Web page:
Quick story about the dreck box.  Our family has a history of giving what we call “dreck boxes” to each other for Christmas.  These are boxes filled with a random assortment of items (or “dreck”) that, on their own, probably wouldn’t make very good presents.  However, taken in total, they create a dreck box, which usually has some sort of theme to it and makes a darn good gift.  The dreck box my mom gave me was filled with random sewing materials–things like bias tape, rick rack, hem tape, interfacing, elastic.  You know, the kinds of notions you need for sewing–and almost everyone who sews has an abundance of buried in a closet somewhere–but are kind of annoying to have to amass one-by-one when you’re just starting off sewing.  Plus, it’s silly to buy new when your mom/grandmother/aunt/whomever has thirty different shades of hem tape that they’re never going to use hanging out in a drawer somewhere.

Okay, back to the dress.  Once I cut out the interfacing, I realized I was running out of it, so I decided that I should buy some more to have on hand for the next sewing project.  (There is nothing more annoying than being psyched to do a project and then realizing that you’re missing some critical element that means you can’t do it.)  I ended up picking up more a few days later at Joann Fabrics, and let me tell you, my mind was blown by the many varieties of interfacing that one can purchase.  The interfacing I had came in a small plastic bag, but much to my delight, I discovered that you can buy it by the yard and in many different weights.  I bought a lightweight and a mid-weight interfacing and was pretty sure I had just won for the day.

Sheath dress neck facingNow really–back to the dress.  I sewed the front and back parts of the dress together and then moved on to making the neck facing.  This was the first time that I had to make a facing for anything.  I ironed my fusible interfacing to the fabric, sewed the facing parts together and was delighted by how sturdy the piece felt.  I also thought it looked pretty good (see picture at left).  After I finished the dress, though, I felt like the neck might be a little too structured.  We’ll see what happens after I wash it a couple of times, but if I had to do it again, I would probably use that fancy lightweight interfacing I bought.  Live and learn.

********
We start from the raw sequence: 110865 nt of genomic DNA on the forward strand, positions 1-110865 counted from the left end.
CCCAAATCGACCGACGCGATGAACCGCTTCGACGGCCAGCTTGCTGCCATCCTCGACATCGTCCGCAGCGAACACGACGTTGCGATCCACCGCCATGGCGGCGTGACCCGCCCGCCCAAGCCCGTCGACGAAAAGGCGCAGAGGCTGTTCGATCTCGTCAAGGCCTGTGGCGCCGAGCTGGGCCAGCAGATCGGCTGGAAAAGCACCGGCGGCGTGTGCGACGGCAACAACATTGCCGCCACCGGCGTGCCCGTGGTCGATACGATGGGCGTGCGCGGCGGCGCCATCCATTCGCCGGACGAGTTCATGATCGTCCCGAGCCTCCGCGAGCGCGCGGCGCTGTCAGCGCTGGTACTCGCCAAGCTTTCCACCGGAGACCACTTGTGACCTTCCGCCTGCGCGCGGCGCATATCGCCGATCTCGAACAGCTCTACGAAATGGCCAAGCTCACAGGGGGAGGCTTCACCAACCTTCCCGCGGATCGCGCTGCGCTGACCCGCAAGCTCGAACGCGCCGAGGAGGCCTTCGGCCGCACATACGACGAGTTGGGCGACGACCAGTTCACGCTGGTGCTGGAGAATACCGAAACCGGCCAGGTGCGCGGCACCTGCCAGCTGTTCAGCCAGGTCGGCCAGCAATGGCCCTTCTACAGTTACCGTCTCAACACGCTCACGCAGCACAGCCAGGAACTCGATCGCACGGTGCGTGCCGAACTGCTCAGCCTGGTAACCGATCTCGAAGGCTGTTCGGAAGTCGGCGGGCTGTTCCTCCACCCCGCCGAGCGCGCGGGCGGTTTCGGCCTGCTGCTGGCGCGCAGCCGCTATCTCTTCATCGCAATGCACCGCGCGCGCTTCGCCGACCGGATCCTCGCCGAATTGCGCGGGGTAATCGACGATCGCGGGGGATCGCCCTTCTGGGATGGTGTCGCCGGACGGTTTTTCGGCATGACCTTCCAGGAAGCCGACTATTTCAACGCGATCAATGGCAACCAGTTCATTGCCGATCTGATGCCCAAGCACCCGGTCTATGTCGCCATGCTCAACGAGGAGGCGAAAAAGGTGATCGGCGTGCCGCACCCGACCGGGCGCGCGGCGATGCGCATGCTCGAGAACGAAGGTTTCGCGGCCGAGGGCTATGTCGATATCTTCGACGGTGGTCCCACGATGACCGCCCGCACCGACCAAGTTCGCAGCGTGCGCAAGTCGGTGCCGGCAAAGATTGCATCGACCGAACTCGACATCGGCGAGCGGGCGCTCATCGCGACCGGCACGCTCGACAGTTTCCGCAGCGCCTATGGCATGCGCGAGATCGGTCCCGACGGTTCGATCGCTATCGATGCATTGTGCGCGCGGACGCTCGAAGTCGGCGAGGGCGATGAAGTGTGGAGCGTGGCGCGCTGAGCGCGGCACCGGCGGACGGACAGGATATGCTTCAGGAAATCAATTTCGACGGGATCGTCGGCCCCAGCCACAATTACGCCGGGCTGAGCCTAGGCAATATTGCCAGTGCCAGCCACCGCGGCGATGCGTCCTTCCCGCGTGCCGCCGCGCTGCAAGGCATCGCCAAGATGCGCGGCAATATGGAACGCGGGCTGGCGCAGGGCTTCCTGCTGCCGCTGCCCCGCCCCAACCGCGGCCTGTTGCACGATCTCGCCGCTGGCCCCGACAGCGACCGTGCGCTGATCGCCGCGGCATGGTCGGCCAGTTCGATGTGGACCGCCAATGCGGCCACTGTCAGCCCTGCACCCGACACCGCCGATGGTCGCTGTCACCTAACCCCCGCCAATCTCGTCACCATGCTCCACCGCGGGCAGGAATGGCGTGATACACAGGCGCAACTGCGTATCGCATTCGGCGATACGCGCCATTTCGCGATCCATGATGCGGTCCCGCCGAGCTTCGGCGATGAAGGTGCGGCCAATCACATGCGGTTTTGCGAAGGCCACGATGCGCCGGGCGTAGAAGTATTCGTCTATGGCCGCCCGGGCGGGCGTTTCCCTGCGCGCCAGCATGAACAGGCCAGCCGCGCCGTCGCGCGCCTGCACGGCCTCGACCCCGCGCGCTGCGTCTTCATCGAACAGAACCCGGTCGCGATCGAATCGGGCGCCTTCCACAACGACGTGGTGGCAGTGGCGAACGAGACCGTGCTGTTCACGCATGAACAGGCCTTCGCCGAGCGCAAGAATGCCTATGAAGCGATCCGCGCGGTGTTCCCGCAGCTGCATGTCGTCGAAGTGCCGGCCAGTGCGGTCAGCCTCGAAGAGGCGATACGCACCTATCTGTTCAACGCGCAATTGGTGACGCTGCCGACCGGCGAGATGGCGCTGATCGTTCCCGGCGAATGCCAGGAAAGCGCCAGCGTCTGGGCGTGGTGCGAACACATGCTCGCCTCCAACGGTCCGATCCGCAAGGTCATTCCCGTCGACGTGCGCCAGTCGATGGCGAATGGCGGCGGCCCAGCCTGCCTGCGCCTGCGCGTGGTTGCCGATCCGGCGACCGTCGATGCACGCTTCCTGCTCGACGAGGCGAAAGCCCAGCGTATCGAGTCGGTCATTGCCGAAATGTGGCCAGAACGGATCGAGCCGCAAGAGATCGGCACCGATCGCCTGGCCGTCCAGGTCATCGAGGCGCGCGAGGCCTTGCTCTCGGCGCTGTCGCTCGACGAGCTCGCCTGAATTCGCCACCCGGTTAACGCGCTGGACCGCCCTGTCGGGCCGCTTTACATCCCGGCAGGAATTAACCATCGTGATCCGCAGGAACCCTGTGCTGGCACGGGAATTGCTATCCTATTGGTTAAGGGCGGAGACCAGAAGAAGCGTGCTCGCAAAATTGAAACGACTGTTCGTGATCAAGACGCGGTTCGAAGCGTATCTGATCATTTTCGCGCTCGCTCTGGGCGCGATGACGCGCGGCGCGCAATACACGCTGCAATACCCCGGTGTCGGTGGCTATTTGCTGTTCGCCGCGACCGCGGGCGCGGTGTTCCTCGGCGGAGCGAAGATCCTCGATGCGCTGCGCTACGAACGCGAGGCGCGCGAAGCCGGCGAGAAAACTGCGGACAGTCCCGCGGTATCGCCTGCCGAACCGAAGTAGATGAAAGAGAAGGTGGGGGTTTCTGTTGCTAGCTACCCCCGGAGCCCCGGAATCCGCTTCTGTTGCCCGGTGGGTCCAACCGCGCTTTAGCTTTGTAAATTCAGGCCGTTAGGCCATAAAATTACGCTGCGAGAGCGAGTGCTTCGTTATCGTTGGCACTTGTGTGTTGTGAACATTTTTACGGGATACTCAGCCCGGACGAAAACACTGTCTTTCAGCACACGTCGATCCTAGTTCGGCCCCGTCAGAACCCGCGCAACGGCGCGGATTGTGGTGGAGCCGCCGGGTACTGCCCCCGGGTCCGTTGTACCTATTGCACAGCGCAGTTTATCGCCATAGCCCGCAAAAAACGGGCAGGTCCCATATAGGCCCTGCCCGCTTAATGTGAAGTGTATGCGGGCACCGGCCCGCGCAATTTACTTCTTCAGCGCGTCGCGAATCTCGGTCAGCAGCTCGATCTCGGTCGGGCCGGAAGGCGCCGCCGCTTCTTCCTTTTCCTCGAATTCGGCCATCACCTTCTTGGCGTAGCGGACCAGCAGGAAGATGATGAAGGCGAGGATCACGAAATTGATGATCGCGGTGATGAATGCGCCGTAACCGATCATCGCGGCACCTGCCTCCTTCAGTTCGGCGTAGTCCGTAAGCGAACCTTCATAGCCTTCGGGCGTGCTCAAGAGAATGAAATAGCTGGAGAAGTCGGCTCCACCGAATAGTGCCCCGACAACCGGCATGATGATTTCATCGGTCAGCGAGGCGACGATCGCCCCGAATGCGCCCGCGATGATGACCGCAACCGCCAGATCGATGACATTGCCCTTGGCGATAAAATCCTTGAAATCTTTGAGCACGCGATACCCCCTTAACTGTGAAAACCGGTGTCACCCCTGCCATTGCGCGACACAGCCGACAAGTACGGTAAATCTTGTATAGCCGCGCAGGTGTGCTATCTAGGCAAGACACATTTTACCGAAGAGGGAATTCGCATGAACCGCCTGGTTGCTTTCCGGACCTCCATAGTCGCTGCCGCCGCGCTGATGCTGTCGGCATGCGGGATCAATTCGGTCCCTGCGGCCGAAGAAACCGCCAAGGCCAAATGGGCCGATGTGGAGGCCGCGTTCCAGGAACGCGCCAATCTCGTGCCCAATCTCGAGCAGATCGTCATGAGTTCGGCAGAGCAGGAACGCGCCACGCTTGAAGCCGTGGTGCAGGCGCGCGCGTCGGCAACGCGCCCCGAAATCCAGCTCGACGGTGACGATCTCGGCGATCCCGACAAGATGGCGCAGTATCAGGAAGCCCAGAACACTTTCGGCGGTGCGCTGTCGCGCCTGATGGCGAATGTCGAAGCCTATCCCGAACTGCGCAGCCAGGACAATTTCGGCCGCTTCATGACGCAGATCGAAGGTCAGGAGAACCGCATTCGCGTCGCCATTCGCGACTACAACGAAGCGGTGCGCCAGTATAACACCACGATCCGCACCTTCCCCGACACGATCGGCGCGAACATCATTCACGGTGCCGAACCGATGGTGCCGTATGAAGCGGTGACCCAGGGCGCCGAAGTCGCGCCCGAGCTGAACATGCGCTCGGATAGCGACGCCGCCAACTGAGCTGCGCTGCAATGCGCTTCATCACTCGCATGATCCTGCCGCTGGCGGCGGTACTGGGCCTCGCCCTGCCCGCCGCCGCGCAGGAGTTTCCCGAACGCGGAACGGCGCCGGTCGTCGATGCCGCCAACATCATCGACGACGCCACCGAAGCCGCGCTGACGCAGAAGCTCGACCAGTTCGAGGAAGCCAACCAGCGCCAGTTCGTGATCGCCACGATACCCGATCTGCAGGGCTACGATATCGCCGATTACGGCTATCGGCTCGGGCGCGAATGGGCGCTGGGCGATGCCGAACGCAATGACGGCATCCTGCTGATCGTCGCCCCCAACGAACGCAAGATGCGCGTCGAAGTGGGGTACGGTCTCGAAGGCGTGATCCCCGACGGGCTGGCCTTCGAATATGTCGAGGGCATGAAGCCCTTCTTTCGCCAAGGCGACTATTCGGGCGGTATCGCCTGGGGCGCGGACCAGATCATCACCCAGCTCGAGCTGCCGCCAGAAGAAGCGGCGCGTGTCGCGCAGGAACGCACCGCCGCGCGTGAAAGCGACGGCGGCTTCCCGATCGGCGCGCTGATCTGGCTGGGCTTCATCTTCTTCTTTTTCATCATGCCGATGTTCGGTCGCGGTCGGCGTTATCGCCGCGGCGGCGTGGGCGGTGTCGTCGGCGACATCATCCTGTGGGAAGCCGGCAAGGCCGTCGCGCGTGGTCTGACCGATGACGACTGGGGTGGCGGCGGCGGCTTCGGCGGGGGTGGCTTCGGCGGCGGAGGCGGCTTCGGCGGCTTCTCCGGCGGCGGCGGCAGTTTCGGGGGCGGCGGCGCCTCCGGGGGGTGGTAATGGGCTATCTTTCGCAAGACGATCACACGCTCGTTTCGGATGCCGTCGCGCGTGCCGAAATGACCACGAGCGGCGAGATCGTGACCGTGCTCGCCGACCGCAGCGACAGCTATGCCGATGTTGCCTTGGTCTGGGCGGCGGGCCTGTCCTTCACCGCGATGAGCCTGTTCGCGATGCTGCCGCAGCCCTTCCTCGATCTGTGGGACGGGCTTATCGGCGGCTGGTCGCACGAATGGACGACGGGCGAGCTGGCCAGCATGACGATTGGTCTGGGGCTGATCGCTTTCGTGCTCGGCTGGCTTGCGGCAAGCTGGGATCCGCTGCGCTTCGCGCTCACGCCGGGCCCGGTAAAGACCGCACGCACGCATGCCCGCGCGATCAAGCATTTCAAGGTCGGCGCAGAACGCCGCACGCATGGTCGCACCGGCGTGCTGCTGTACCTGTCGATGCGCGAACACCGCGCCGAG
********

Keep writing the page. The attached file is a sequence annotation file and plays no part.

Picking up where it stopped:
Sheath dress zipper topOnce I successfully attached the facing to the dress, I moved onto the side seams and the zipper.  I was a little nervous about the zipper because I feel like I am still not terribly good at sewing zippers.  This one worked out pretty well, though, as the pattern said to sew a flap over the zipper so that it disappears.  The picture at right shows me holding the zipper flap open to reveal the zipper.  I like the way it worked out.

Sheath dress zipper bottomHowever, I would still say that I don’t have it all figured out yet because the bottom of the zipper didn’t quite work out the way the pattern said it should.  If you look closely at the bottom of the zipper in the picture on the left, you can see a tiny bit of the actual zipper peaking through. I tend to be a bit of perfectionist, but I felt like this was close enough to leave it along.  It’s still frustrating, though, that I don’t have this zipper thing quite down yet.

Once I finished the zipper I thought I was home free.  Except that when I tried on the dress, it was clearly still TOO BIG, even though I had made the smaller size.  Luckily, I was able to rip out the side seams pretty easily and take it in an equal amount on each side, and it worked out fine.  And now I have a nice new lightweight summer dress!

Sheath dress_front  Sheath dress_back

It’s super comfortable, and I might be inclined to make another dress out of this pattern.  And bonus!  I think I even have enough fabric left over to make something else out of it.  Now….what to make….what to make…..

Sheath dress_seated